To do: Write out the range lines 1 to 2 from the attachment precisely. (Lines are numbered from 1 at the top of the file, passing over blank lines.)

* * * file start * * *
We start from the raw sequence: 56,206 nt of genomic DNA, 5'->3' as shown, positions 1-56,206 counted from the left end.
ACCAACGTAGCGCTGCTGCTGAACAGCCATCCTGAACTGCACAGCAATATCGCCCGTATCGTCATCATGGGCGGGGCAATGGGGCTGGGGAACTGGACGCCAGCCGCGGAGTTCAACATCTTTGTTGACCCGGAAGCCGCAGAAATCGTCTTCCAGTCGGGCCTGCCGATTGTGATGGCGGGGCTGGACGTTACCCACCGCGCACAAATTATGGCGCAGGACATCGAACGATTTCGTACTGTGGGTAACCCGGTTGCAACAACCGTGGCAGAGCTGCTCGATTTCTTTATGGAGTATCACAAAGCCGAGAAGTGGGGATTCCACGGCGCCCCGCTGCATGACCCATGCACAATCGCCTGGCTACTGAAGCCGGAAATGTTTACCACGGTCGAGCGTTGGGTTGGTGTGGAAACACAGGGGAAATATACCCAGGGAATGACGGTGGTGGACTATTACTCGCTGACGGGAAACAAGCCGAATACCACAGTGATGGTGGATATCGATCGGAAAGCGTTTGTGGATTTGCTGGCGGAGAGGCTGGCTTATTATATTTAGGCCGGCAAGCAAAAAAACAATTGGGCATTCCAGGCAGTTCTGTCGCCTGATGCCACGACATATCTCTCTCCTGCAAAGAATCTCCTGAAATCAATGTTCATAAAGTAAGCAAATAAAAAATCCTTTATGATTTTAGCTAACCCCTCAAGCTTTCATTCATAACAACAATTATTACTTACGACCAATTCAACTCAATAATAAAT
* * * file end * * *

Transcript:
We start from the raw sequence: 56,206 nt of genomic DNA, 5'->3' as shown, positions 1-56,206 counted from the left end.
ACCAACGTAGCGCTGCTGCTGAACAGCCATCCTGAACTGCACAGCAATATCGCCCGTATCGTCATCATGGGCGGGGCAATGGGGCTGGGGAACTGGACGCCAGCCGCGGAGTTCAACATCTTTGTTGACCCGGAAGCCGCAGAAATCGTCTTCCAGTCGGGCCTGCCGATTGTGATGGCGGGGCTGGACGTTACCCACCGCGCACAAATTATGGCGCAGGACATCGAACGATTTCGTACTGTGGGTAACCCGGTTGCAACAACCGTGGCAGAGCTGCTCGATTTCTTTATGGAGTATCACAAAGCCGAGAAGTGGGGATTCCACGGCGCCCCGCTGCATGACCCATGCACAATCGCCTGGCTACTGAAGCCGGAAATGTTTACCACGGTCGAGCGTTGGGTTGGTGTGGAAACACAGGGGAAATATACCCAGGGAATGACGGTGGTGGACTATTACTCGCTGACGGGAAACAAGCCGAATACCACAGTGATGGTGGATATCGATCGGAAAGCGTTTGTGGATTTGCTGGCGGAGAGGCTGGCTTATTATATTTAGGCCGGCAAGCAAAAAAACAATTGGGCATTCCAGGCAGTTCTGTCGCCTGATGCCACGACATATCTCTCTCCTGCAAAGAATCTCCTGAAATCAATGTTCATAAAGTAAGCAAATAAAAAATCCTTTATGATTTTAGCTAACCCCTCAAGCTTTCATTCATAACAACAATTATTACTTACGACCAATTCAACTCAATAATAAAT